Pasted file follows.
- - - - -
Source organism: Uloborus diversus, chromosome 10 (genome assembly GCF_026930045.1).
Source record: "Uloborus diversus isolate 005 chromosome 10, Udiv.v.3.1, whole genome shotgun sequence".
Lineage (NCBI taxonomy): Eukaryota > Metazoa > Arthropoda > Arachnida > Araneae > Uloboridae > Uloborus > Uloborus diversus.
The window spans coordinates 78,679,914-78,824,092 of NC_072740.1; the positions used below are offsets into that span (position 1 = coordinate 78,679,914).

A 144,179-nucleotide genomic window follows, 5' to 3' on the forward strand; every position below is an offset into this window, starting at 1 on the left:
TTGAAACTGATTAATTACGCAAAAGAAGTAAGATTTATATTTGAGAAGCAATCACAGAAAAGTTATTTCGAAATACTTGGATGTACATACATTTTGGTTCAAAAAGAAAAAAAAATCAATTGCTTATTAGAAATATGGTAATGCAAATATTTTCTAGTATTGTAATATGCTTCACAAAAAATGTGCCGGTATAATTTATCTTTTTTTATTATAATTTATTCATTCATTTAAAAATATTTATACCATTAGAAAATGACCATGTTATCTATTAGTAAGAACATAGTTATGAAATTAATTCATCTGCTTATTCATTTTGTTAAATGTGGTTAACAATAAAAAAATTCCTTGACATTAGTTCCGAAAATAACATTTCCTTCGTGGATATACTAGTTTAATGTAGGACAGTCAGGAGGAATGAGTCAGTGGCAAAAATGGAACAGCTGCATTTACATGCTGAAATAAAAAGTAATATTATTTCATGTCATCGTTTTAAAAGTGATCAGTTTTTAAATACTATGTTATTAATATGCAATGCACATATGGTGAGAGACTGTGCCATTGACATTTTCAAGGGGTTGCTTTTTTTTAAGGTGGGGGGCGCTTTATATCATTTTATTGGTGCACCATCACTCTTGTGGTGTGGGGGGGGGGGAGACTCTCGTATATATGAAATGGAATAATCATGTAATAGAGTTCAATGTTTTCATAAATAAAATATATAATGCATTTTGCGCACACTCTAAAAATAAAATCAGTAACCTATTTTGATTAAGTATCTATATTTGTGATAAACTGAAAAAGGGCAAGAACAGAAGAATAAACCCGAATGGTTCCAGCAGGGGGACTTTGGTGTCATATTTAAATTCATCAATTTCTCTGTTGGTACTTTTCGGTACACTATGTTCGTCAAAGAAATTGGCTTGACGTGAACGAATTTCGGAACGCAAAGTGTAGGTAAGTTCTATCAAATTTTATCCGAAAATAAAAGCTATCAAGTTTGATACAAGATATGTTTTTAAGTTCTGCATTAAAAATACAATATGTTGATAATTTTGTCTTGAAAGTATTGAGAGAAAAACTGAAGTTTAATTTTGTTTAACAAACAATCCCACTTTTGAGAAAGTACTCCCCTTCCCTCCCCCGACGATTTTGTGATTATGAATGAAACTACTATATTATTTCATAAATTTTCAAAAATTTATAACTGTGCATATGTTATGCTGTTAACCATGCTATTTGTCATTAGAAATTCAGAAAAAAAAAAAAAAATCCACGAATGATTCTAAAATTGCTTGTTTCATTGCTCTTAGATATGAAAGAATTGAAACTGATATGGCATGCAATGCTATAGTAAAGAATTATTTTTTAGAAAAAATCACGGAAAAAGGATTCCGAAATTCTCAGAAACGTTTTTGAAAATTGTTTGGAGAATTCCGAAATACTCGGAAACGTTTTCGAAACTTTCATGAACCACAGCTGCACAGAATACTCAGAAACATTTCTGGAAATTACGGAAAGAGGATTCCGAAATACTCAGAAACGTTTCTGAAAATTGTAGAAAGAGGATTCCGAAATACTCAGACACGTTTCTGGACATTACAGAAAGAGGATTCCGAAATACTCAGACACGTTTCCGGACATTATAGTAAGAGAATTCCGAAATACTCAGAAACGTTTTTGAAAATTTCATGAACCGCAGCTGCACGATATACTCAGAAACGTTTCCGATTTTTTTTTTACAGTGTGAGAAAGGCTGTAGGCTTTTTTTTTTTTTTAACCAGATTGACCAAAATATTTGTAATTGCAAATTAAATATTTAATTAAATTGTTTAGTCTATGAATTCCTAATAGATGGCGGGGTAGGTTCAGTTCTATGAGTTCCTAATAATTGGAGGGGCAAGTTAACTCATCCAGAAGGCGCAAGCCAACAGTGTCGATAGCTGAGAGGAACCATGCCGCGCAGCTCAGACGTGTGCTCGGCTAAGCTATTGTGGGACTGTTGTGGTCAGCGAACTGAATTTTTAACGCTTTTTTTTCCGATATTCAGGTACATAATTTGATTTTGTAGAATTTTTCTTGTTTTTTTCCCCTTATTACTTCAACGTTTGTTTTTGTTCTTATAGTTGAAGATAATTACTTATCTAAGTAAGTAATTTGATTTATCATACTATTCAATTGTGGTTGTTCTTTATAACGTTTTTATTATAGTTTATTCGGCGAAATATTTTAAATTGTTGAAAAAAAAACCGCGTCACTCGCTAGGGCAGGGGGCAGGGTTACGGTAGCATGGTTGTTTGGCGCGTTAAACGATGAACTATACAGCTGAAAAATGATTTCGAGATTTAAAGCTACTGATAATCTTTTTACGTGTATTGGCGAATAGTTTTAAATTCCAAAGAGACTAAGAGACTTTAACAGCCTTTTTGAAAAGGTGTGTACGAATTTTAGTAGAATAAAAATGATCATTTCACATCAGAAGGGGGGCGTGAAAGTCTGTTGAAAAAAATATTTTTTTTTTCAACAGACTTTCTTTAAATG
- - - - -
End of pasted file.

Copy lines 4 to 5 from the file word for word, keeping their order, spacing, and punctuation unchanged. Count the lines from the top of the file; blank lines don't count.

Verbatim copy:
The window spans coordinates 78,679,914-78,824,092 of NC_072740.1; the positions used below are offsets into that span (position 1 = coordinate 78,679,914).

A 144,179-nucleotide genomic window follows, 5' to 3' on the forward strand; every position below is an offset into this window, starting at 1 on the left: